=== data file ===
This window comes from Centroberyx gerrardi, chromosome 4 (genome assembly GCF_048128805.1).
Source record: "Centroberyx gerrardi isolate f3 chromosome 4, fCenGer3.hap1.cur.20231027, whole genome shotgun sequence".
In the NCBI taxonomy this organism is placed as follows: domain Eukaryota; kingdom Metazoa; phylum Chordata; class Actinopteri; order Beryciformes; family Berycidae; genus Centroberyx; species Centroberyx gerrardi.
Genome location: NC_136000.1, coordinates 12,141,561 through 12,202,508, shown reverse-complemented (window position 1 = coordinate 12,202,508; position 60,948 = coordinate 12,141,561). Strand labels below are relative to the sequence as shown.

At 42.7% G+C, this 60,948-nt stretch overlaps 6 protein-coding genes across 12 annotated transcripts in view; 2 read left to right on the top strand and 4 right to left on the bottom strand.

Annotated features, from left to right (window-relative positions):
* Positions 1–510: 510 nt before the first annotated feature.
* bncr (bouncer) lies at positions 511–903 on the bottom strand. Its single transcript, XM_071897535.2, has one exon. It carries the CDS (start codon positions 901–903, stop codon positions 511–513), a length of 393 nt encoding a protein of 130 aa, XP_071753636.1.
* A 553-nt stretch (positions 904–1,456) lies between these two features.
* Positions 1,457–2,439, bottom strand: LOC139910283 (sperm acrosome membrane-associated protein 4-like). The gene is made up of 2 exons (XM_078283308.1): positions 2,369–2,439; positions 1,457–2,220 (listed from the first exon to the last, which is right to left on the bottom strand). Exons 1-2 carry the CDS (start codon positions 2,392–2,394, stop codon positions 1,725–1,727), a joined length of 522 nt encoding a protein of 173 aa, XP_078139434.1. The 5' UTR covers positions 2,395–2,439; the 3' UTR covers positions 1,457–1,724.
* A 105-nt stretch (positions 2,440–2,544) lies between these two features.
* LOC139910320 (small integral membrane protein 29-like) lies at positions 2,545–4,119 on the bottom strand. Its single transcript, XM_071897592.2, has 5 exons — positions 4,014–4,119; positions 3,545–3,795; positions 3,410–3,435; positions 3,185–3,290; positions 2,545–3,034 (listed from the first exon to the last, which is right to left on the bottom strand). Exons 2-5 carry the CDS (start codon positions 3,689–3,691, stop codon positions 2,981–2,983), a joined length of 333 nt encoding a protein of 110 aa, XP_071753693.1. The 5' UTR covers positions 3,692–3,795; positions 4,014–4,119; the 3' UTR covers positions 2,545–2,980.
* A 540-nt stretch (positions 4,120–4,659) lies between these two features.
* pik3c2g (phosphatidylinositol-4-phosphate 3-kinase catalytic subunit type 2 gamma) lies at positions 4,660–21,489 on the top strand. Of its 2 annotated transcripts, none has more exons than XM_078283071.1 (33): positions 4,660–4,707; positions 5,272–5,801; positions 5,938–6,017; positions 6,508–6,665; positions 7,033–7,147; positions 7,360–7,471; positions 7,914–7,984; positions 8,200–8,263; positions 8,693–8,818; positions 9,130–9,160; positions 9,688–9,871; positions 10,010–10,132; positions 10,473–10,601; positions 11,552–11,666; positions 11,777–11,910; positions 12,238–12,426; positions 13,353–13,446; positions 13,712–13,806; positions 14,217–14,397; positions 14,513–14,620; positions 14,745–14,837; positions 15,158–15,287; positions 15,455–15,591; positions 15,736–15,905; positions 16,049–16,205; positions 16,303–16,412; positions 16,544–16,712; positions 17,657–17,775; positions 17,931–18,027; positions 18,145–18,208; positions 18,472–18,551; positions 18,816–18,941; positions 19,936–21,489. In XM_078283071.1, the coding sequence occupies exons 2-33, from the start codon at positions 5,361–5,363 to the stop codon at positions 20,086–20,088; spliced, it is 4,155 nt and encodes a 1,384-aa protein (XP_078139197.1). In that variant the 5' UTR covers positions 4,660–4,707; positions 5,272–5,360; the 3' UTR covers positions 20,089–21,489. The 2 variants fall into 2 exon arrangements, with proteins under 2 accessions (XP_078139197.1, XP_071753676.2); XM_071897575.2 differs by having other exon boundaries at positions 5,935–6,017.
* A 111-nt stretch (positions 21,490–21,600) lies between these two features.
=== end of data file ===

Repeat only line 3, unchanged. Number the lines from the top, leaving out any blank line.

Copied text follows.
In the NCBI taxonomy this organism is placed as follows: domain Eukaryota; kingdom Metazoa; phylum Chordata; class Actinopteri; order Beryciformes; family Berycidae; genus Centroberyx; species Centroberyx gerrardi.